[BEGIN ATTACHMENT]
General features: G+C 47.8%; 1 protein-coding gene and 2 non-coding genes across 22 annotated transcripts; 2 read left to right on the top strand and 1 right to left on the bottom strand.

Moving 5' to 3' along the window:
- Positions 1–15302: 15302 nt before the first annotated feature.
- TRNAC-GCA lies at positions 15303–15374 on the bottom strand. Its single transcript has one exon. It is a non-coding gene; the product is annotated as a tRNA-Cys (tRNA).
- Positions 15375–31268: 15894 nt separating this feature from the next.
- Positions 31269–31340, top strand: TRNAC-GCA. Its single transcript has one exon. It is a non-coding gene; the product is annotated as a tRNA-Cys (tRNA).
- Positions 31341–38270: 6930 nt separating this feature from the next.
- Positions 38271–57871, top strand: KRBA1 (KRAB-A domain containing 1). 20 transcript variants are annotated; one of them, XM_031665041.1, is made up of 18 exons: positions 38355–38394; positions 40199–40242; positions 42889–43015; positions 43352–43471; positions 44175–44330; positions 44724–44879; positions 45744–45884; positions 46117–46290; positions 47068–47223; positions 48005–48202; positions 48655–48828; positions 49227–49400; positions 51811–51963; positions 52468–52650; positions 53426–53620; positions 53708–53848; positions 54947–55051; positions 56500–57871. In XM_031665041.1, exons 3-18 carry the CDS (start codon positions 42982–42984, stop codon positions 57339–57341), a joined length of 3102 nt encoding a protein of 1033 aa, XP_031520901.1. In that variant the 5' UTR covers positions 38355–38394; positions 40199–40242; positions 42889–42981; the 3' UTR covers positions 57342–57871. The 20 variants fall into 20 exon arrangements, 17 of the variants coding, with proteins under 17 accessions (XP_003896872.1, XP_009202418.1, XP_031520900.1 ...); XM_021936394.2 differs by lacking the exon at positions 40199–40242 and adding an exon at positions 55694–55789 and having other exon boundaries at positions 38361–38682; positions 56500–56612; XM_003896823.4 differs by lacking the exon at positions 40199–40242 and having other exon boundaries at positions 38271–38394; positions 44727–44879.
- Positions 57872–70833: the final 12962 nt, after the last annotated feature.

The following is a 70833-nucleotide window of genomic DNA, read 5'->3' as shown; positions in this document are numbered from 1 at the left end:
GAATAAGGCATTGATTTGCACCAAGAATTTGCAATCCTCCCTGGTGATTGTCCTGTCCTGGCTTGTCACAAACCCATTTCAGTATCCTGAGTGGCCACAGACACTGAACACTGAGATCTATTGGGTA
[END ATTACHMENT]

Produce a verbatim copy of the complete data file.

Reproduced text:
General features: G+C 47.8%; 1 protein-coding gene and 2 non-coding genes across 22 annotated transcripts; 2 read left to right on the top strand and 1 right to left on the bottom strand.

Moving 5' to 3' along the window:
- Positions 1–15302: 15302 nt before the first annotated feature.
- TRNAC-GCA lies at positions 15303–15374 on the bottom strand. Its single transcript has one exon. It is a non-coding gene; the product is annotated as a tRNA-Cys (tRNA).
- Positions 15375–31268: 15894 nt separating this feature from the next.
- Positions 31269–31340, top strand: TRNAC-GCA. Its single transcript has one exon. It is a non-coding gene; the product is annotated as a tRNA-Cys (tRNA).
- Positions 31341–38270: 6930 nt separating this feature from the next.
- Positions 38271–57871, top strand: KRBA1 (KRAB-A domain containing 1). 20 transcript variants are annotated; one of them, XM_031665041.1, is made up of 18 exons: positions 38355–38394; positions 40199–40242; positions 42889–43015; positions 43352–43471; positions 44175–44330; positions 44724–44879; positions 45744–45884; positions 46117–46290; positions 47068–47223; positions 48005–48202; positions 48655–48828; positions 49227–49400; positions 51811–51963; positions 52468–52650; positions 53426–53620; positions 53708–53848; positions 54947–55051; positions 56500–57871. In XM_031665041.1, exons 3-18 carry the CDS (start codon positions 42982–42984, stop codon positions 57339–57341), a joined length of 3102 nt encoding a protein of 1033 aa, XP_031520901.1. In that variant the 5' UTR covers positions 38355–38394; positions 40199–40242; positions 42889–42981; the 3' UTR covers positions 57342–57871. The 20 variants fall into 20 exon arrangements, 17 of the variants coding, with proteins under 17 accessions (XP_003896872.1, XP_009202418.1, XP_031520900.1 ...); XM_021936394.2 differs by lacking the exon at positions 40199–40242 and adding an exon at positions 55694–55789 and having other exon boundaries at positions 38361–38682; positions 56500–56612; XM_003896823.4 differs by lacking the exon at positions 40199–40242 and having other exon boundaries at positions 38271–38394; positions 44727–44879.
- Positions 57872–70833: the final 12962 nt, after the last annotated feature.

The following is a 70833-nucleotide window of genomic DNA, read 5'->3' as shown; positions in this document are numbered from 1 at the left end:
GAATAAGGCATTGATTTGCACCAAGAATTTGCAATCCTCCCTGGTGATTGTCCTGTCCTGGCTTGTCACAAACCCATTTCAGTATCCTGAGTGGCCACAGACACTGAACACTGAGATCTATTGGGTA